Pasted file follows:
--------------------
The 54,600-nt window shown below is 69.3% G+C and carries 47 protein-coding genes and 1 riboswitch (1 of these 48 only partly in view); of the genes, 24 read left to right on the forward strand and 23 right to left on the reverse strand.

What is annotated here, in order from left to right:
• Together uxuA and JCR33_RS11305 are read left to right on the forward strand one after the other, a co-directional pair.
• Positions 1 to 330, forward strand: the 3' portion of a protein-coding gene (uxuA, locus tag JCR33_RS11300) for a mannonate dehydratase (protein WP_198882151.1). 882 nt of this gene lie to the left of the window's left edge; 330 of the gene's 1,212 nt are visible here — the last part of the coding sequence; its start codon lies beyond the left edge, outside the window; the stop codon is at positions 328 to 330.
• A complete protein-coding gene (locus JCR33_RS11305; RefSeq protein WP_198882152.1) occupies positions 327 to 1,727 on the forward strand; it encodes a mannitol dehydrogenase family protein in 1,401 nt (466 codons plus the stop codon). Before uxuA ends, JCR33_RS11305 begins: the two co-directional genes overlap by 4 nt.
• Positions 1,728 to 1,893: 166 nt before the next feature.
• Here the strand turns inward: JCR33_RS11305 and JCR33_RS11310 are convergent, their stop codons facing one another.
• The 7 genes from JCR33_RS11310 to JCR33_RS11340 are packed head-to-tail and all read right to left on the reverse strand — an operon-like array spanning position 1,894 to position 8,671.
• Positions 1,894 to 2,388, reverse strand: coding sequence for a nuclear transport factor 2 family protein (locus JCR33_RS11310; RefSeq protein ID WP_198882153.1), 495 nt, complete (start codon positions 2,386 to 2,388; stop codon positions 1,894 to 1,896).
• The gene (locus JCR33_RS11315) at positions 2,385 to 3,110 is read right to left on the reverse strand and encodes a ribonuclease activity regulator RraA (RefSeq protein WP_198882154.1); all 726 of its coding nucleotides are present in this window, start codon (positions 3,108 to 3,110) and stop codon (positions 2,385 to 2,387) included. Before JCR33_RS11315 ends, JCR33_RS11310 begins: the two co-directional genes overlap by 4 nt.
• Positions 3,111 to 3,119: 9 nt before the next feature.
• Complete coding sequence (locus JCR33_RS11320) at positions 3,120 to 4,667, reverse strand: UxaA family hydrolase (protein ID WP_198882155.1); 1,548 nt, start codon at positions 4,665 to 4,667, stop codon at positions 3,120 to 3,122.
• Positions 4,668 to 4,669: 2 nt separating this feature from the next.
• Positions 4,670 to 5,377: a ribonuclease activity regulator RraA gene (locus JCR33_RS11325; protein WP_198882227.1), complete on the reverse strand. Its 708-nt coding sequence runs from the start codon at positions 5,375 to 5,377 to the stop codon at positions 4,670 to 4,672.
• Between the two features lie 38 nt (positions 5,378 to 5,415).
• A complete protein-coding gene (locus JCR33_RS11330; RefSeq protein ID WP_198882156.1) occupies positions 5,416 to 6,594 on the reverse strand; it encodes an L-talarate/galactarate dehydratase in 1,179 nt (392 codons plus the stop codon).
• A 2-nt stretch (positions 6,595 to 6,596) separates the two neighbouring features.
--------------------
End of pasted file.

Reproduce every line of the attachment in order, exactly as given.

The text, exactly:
The 54,600-nt window shown below is 69.3% G+C and carries 47 protein-coding genes and 1 riboswitch (1 of these 48 only partly in view); of the genes, 24 read left to right on the forward strand and 23 right to left on the reverse strand.

What is annotated here, in order from left to right:
• Together uxuA and JCR33_RS11305 are read left to right on the forward strand one after the other, a co-directional pair.
• Positions 1 to 330, forward strand: the 3' portion of a protein-coding gene (uxuA, locus tag JCR33_RS11300) for a mannonate dehydratase (protein WP_198882151.1). 882 nt of this gene lie to the left of the window's left edge; 330 of the gene's 1,212 nt are visible here — the last part of the coding sequence; its start codon lies beyond the left edge, outside the window; the stop codon is at positions 328 to 330.
• A complete protein-coding gene (locus JCR33_RS11305; RefSeq protein WP_198882152.1) occupies positions 327 to 1,727 on the forward strand; it encodes a mannitol dehydrogenase family protein in 1,401 nt (466 codons plus the stop codon). Before uxuA ends, JCR33_RS11305 begins: the two co-directional genes overlap by 4 nt.
• Positions 1,728 to 1,893: 166 nt before the next feature.
• Here the strand turns inward: JCR33_RS11305 and JCR33_RS11310 are convergent, their stop codons facing one another.
• The 7 genes from JCR33_RS11310 to JCR33_RS11340 are packed head-to-tail and all read right to left on the reverse strand — an operon-like array spanning position 1,894 to position 8,671.
• Positions 1,894 to 2,388, reverse strand: coding sequence for a nuclear transport factor 2 family protein (locus JCR33_RS11310; RefSeq protein ID WP_198882153.1), 495 nt, complete (start codon positions 2,386 to 2,388; stop codon positions 1,894 to 1,896).
• The gene (locus JCR33_RS11315) at positions 2,385 to 3,110 is read right to left on the reverse strand and encodes a ribonuclease activity regulator RraA (RefSeq protein WP_198882154.1); all 726 of its coding nucleotides are present in this window, start codon (positions 3,108 to 3,110) and stop codon (positions 2,385 to 2,387) included. Before JCR33_RS11315 ends, JCR33_RS11310 begins: the two co-directional genes overlap by 4 nt.
• Positions 3,111 to 3,119: 9 nt before the next feature.
• Complete coding sequence (locus JCR33_RS11320) at positions 3,120 to 4,667, reverse strand: UxaA family hydrolase (protein ID WP_198882155.1); 1,548 nt, start codon at positions 4,665 to 4,667, stop codon at positions 3,120 to 3,122.
• Positions 4,668 to 4,669: 2 nt separating this feature from the next.
• Positions 4,670 to 5,377: a ribonuclease activity regulator RraA gene (locus JCR33_RS11325; protein WP_198882227.1), complete on the reverse strand. Its 708-nt coding sequence runs from the start codon at positions 5,375 to 5,377 to the stop codon at positions 4,670 to 4,672.
• Between the two features lie 38 nt (positions 5,378 to 5,415).
• A complete protein-coding gene (locus JCR33_RS11330; RefSeq protein ID WP_198882156.1) occupies positions 5,416 to 6,594 on the reverse strand; it encodes an L-talarate/galactarate dehydratase in 1,179 nt (392 codons plus the stop codon).
• A 2-nt stretch (positions 6,595 to 6,596) separates the two neighbouring features.